The chart on the left shows total U.S. oil production as well as projected declines by the US DOE/EIA. Our production continues to decline each year.

Companies may be replacing their reserves, but they have had great difficulty in increasing their overall production. This is a geological problem that all oil wells face. What has happened here in the U.S. is also happening elsewhere with over 45 of the 65 major oil producing countries having peaked in production. So as sanguine as the CERA folks are about peak oil remaining far out in the future I wouldn�t go out and buy a new Hummer.

Why Detroit Can't Compete

Forbes published a short story on Detroit�s competitiveness. On average Toyota, Honda, and Nissan generate $2,400 more profit per vehicle than GM, Ford, and Chrysler. GM has to support three retirees for every active worker. The breakdown as to why Detroit loses money follows.

 Revenue Losses
  Incentive deals and discounts
$250 - $940
 Excess Capacity
  Idle workers
  $50 -  $350
 Interest Costs
  Junk bond ratings
$200 - $580
  Extra vacation and break time
$590 - $630
 Retiree Health Care
  2 million employees
$490 - $705

Cost Push Inflation

Talk to anyone today about inflation and you�ll be given various explanations as to its cause. They will usually boil down to the following three culprits.

  1. Cost-push inflation. This kind of inflation is due to the arbitrary demands of labor unions, which drive up wage rates and the cost of production.
  2. Profit-push inflation. This kind of inflation is attributed to greedy businessmen raising prices like oil companies.
  3. Crisis-push inflation. This kind of inflation is event-driven or otherwise known as "acts of God" � a hurricane, tornado, tsunami, bad winter storm, or oil embargo.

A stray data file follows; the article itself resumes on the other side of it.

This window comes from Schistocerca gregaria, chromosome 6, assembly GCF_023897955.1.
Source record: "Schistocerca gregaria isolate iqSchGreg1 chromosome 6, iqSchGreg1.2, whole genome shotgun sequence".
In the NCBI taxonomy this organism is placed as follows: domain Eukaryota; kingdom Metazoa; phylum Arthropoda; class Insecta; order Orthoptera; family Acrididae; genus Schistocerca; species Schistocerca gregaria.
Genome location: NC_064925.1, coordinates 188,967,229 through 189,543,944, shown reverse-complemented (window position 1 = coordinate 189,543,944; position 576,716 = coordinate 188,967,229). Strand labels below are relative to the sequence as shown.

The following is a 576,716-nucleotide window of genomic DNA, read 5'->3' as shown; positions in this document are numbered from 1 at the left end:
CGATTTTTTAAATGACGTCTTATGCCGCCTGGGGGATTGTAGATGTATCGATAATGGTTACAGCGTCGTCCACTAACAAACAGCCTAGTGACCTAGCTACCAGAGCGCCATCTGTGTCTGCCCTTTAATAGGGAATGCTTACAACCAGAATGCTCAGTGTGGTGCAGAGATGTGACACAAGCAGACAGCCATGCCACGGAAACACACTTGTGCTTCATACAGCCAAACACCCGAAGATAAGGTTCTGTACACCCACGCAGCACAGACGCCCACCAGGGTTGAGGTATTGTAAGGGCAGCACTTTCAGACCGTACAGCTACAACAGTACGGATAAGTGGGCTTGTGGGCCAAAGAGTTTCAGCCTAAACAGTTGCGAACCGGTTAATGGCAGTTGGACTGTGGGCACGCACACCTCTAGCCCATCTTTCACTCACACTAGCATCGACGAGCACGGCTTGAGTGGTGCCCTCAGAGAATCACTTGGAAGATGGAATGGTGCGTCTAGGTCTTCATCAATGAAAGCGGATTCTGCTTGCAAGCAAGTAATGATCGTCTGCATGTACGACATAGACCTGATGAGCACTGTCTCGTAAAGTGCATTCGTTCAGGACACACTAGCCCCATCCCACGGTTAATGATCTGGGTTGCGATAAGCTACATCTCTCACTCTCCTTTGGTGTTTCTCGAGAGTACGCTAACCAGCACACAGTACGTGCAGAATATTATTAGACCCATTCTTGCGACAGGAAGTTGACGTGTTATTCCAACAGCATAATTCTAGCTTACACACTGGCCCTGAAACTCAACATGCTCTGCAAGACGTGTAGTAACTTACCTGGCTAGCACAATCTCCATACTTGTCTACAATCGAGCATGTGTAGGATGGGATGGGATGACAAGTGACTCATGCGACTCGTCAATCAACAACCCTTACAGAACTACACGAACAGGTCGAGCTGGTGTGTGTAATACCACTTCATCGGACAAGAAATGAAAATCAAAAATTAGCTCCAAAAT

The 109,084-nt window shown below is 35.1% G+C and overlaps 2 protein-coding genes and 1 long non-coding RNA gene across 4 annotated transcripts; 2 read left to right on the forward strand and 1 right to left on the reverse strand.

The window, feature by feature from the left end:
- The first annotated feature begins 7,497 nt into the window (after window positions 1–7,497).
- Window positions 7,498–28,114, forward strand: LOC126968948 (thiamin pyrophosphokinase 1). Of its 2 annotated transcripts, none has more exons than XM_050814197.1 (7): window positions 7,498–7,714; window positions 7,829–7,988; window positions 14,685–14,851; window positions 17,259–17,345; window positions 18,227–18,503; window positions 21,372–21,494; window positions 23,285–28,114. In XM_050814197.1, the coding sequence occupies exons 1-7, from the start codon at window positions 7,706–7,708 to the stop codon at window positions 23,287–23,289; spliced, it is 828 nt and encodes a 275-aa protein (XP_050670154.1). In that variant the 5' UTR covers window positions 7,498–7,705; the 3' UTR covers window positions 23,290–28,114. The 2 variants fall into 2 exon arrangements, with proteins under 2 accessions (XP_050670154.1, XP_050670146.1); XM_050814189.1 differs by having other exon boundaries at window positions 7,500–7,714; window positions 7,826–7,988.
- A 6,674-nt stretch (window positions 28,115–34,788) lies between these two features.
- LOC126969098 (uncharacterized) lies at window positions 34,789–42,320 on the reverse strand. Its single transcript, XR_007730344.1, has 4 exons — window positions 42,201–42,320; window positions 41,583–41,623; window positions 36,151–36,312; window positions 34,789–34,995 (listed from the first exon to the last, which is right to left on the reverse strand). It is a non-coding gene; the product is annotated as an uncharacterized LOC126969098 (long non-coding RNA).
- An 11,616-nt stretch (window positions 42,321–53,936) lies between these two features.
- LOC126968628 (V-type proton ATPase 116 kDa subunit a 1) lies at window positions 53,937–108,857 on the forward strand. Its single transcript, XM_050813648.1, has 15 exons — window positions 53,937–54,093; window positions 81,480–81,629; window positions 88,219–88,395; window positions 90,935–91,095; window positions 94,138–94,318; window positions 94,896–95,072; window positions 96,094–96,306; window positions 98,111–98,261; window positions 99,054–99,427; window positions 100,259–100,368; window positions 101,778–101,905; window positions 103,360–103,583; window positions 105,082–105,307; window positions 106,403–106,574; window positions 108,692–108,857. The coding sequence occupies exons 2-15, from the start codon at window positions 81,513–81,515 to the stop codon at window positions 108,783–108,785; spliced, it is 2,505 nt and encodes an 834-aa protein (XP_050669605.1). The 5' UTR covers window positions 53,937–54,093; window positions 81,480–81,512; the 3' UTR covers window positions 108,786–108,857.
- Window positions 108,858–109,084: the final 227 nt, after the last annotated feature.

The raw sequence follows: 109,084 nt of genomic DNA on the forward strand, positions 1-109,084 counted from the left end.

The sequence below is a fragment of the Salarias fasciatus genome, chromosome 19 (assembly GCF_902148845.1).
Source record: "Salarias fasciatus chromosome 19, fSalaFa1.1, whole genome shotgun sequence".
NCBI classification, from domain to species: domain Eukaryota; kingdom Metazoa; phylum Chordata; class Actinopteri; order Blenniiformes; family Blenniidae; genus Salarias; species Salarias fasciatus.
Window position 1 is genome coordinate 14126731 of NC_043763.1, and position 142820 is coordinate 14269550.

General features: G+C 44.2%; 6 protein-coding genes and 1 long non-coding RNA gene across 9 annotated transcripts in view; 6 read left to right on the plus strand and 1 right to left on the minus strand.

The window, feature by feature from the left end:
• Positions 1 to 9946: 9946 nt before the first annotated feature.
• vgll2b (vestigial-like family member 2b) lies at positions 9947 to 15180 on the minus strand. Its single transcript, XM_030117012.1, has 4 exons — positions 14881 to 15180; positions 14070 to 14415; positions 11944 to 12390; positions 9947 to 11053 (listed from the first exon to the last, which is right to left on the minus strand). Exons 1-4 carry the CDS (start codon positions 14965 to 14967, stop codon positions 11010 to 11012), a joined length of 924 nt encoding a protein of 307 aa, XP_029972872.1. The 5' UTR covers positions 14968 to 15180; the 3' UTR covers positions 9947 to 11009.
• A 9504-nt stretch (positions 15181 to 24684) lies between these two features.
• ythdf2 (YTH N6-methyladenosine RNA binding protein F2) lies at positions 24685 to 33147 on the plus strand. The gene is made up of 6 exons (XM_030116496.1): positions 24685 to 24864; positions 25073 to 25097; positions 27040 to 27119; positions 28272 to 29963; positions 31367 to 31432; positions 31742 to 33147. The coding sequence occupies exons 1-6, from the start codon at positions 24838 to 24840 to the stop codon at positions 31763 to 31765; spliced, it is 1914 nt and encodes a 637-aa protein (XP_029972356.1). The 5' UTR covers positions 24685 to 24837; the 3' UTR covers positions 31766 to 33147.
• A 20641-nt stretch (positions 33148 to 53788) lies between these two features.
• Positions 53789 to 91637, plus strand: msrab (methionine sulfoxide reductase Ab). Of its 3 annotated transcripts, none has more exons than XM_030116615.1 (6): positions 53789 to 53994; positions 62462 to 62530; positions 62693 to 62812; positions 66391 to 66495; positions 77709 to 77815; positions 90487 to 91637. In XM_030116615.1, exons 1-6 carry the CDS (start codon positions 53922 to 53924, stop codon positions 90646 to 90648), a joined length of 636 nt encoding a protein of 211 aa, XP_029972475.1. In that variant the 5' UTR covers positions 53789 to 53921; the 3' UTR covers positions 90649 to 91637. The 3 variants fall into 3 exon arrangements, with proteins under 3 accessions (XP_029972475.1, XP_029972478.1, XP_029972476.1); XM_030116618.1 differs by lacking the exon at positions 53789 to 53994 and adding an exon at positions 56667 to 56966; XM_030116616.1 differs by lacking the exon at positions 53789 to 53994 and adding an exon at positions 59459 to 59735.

When the subject of inflation is brought up, you�ll find that one of the three culprits listed above will be given as the reason prices are rising. Hence all of the talk this year by government and Wall Street officials centers on rising energy prices. What the media leads you to believe is that inflation is caused by an extensive list of things that seem causeless. It is usually the result of ill will and big business raising prices in a greedy fashion to make more profits. So the folks on Main Street hold the view that inflation is a causeless phenomenon born of the ill will of greedy businessmen.

For much of this year we have seen or witnessed politicians or media types railing against oil companies for creating higher prices at the pump, the grocery store, the doctor, the dentist's office, or anywhere else where prices are rising. We�ll call this kind of inflation "profit-push inflation." But hold on, another kind of inflation is soon to visit us. The next bout of inflation is coming from the "cost-push" side as a result of rising wages. The latest batch of economic reports shows a productivity slowdown and a pickup in wages. All major gauges show labor costs picking up at a time when most company productivity gains are too weak to offset them. In addition to rising wages, the new Congress is going to make raising the minimum wage a priority. Raising the minimum wage is going to drive labor rates up and you�ll soon hear about cost-push inflation as the new inflation threat. Bank on it.